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I never bother with dry firing a gun at a shop. What does it accomplish? You want to see how the trigger feels? Why, if its not to your liking you're not going to buy the gun? I personally don't care because if its lousy I'll fix it. If the gun doesn't function all fix it or take it back.

Performance Center triggers are nothing special. Until you've pulled the trigger on a competition job by somone who knows how to do it, you have no clue how good a revolver trigger can be.
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  #14  
Old 04-06-2012, 6:41 AM
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Quote:
Originally Posted by techshot View Post
Some places are babys about this. Next time ask for a snap cap, and if they say no or no to dry firing, take your business elsewhere.
Considering a lot of shops deal with customers who nitpick ANY damage to a gun they are buying i can see why they say no to dry firing. It's not about being a baby. They are trying to sell that gun and any damage that is caused by mishandling weather its a scratch or a ring on the firing pin, turn marks on a cylinder or possible broken part means they will end up discounting it to make a sale.

Now imagine YOU have a gun on consignment and some yahoo comes in and dry fires YOUR gun and breaks something. He simply says ooops I'm not buying that unless you do a DEEP discount or he walks out with a hey not my fault. Now you have a broken gun which you either discount the crap out of it or have to pay to get repaired.

I can absolutely see why they would be babies about it.

Last edited by Rob454; 04-06-2012 at 6:45 AM..
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  #15  
Old 04-06-2012, 6:56 AM
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ya ask for snap caps. makes life easier
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  #16  
Old 04-06-2012, 8:50 AM
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Quote:
Originally Posted by ckprax View Post
This is simply not true. Whether the firing pin is hammer or frame mounted there is no risk of it striking the cylinder wall and causing damage. If it is centerfire the pin strikes in the center of the chamber, it is not long enough to contact anything.

My concern would not be the firing pin striking anything but the hammer itself hitting full force metal on metal with the gun itself.
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  #17  
Old 04-06-2012, 9:06 AM
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It's polite to ask but only really matters in two instances that I know of:

1. Rimfires. Not all rimfire revolvers have a firing pin stop so the firing pin may be free to bash into the edge of the chamber.

2. Cap and Ball Revolvers. Dry firing these will mash the nipples and, after not too much of that, they'll need to be replaced.
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  #18  
Old 04-06-2012, 9:06 AM
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I always ask before I dry fire a gun and I never use the slide release to drop the slide on anyone's gun but my own. I had a guy do that to my Sig at ASR on an empty chamber and though I didn't show it or let him know about it, I was going ballistic inside.
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  #19  
Old 04-06-2012, 9:07 AM
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Like others have mentioned, it's common courtesy to ask for permission before you dry fire their gun. Even though I dry fire my guns all the time, I still appreciate it when other people ask me for permission before they do it.
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Old 04-06-2012, 9:09 AM
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Quote:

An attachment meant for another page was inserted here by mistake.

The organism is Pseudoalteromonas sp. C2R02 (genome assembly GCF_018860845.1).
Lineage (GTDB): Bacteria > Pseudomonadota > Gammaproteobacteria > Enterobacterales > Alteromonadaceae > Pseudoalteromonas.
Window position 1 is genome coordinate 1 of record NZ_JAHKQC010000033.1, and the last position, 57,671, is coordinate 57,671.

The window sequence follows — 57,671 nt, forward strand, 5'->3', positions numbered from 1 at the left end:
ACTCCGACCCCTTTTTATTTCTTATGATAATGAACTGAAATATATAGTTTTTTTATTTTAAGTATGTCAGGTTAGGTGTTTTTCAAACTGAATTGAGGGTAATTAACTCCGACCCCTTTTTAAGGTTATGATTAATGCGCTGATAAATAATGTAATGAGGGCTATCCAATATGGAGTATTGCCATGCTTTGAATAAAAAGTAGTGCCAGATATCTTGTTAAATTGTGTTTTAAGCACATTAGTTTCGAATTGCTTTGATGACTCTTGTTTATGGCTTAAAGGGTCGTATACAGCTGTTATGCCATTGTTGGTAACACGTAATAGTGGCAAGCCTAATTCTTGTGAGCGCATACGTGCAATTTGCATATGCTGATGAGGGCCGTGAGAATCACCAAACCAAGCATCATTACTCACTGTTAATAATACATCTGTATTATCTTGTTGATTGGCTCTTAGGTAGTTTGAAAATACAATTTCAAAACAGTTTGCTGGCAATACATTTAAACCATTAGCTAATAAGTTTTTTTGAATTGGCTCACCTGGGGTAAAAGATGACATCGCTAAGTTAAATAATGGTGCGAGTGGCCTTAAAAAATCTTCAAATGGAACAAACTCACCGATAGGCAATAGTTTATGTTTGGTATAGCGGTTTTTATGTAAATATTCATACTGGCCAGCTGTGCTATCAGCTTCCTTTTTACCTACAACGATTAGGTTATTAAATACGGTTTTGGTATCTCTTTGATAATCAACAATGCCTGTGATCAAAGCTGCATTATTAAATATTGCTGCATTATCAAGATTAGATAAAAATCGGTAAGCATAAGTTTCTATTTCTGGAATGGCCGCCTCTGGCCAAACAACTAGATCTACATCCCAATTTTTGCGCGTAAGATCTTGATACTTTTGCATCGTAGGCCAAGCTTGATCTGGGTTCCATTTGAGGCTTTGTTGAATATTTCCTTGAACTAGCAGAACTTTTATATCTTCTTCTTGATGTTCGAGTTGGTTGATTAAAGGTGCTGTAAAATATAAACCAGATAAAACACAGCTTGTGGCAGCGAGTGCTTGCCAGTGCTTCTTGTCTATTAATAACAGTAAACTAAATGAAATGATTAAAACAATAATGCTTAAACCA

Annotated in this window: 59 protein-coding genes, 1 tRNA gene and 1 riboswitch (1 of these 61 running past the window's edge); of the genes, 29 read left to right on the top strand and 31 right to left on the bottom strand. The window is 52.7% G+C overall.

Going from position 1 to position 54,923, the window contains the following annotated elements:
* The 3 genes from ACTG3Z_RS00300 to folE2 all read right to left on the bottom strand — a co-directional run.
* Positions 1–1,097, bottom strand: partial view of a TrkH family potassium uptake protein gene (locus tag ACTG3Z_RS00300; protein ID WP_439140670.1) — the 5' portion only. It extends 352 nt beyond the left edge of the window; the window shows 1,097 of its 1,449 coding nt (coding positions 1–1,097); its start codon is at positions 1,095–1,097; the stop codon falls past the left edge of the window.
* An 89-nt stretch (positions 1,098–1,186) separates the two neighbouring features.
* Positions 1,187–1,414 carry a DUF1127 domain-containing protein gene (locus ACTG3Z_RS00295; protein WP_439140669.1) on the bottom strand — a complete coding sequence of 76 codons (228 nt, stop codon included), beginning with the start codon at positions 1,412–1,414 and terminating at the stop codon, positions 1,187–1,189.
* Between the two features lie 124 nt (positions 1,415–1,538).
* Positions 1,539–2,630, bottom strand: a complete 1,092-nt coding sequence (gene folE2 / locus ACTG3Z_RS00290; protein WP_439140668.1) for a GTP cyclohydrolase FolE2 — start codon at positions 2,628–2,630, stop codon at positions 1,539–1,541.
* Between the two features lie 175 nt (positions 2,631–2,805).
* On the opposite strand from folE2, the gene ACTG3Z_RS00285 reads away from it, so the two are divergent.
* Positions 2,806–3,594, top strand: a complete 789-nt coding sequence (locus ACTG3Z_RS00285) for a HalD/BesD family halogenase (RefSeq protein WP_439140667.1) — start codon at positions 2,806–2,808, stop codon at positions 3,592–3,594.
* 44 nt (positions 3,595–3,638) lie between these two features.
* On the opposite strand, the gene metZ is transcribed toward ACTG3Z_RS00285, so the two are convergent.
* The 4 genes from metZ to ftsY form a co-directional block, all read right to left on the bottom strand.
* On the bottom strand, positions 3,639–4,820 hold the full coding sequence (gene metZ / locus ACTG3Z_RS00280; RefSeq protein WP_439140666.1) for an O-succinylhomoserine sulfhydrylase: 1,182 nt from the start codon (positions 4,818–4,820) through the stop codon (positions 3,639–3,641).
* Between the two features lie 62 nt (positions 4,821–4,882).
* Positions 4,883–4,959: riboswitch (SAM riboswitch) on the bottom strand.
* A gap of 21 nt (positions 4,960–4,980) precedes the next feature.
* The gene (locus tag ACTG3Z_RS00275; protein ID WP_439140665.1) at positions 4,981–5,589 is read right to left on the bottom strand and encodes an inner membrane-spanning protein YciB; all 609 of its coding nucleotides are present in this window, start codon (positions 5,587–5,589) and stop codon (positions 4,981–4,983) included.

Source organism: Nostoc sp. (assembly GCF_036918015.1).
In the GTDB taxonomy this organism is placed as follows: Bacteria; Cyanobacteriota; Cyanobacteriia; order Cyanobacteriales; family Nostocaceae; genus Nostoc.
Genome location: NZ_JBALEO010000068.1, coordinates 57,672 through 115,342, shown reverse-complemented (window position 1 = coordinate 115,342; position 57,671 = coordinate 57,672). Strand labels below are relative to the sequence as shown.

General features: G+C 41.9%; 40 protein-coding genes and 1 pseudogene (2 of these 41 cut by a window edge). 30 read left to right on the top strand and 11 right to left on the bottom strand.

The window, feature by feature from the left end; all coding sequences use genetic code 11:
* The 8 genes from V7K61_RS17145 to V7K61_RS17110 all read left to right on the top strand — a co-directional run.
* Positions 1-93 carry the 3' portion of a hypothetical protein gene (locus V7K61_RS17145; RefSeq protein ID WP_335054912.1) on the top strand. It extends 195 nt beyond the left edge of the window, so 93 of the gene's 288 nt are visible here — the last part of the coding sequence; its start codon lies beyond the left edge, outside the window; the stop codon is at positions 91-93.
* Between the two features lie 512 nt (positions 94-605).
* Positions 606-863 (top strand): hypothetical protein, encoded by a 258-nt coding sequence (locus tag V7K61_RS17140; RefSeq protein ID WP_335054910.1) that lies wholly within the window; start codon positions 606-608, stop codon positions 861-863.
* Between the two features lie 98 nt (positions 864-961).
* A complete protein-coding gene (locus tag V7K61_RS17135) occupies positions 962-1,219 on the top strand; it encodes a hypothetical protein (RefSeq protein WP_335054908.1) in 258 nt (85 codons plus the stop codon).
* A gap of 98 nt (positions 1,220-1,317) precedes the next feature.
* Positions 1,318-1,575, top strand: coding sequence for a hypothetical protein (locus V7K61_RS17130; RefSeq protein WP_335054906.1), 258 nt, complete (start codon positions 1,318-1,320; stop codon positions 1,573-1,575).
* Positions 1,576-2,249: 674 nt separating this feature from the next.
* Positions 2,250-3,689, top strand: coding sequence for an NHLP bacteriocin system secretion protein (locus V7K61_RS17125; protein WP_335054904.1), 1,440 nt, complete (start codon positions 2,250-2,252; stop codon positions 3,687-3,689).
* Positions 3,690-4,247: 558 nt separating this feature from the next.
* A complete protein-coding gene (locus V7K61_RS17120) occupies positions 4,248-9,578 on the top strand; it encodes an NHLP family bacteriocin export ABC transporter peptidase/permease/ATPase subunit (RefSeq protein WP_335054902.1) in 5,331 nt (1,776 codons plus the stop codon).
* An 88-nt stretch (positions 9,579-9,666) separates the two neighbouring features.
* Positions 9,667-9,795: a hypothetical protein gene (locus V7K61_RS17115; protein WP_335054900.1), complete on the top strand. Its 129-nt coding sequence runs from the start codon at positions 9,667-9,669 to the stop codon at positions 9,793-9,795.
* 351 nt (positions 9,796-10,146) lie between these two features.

Mr. Sales guy asked if I could please not dry fire it.
He said please. Impressive.
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  #21  
Old 04-06-2012, 9:14 AM
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Quote:
Originally Posted by Turo View Post
It's kind of like looking at a car someone is selling and just doing a burnout right there in the parking lot without committing to buy it.

It's generally known as a common courtesy that you don't dry fire guns in gun shops unless you've already bought the gun. Personally, I'd be pretty angry if people just started dry firing guns I'm trying to sell, especially if they didn't ask first.
So next time when i go test drive a car I wont just do a huge burn out...ill ask first.
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  #22  
Old 04-06-2012, 9:35 AM
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Quote:
Originally Posted by cntrolsguy View Post
My concern would not be the firing pin striking anything but the hammer itself hitting full force metal on metal with the gun itself.
It does all the time.

On S&W guns the firing pin hitting the case does not stop the hammer, the frame stops the hammer for both hammer mouted pins and floating pins.

With floating pin gun you can increase how much the pin protrudes by filling the contact surface on the hammer.
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Old 04-06-2012, 9:37 AM
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Quote:
Originally Posted by paul0660 View Post
He said please. Impressive.
Yeah it wasn't a big deal. He said please I said okay and asked if it was store policy and he replied "no dry firing of revolvers or rimfires". I get it.
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  #24  
Old 04-06-2012, 1:07 PM
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Some people don't like to buy a new revolver that has a turn line on the cylinder. If you dry fire it, you are creating a turn line.

Always ask first.

-Freq
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Old 04-06-2012, 2:36 PM
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Always ask and never drop the slide. Those are my rules but the main reason I am typing is to have a few sentence rant. There's a shop I go to every once in a while that I have asked twice to dry fire a pistol on two separate occasions within about two weeks. The worker first groaned, said fine and then reminded me of the last time I had been dry fired out of their pistol. The pistols were a Beretta 92 and an M&P which of course dry firing doesn't hurt them whatsoever. So I would have more respect if it wasn't for the groan butttt what really pissed me off is the few pistols I looked at he dropped the slide with full force after I handed the guns back to him open and said that's fine. I left and bought my Beretta at another store. I stick to buying small stuff like cleaning brushes from them if I go at all because everything is outrageously priced and only a few times have I seen a good price on some used stuff.

Sorry.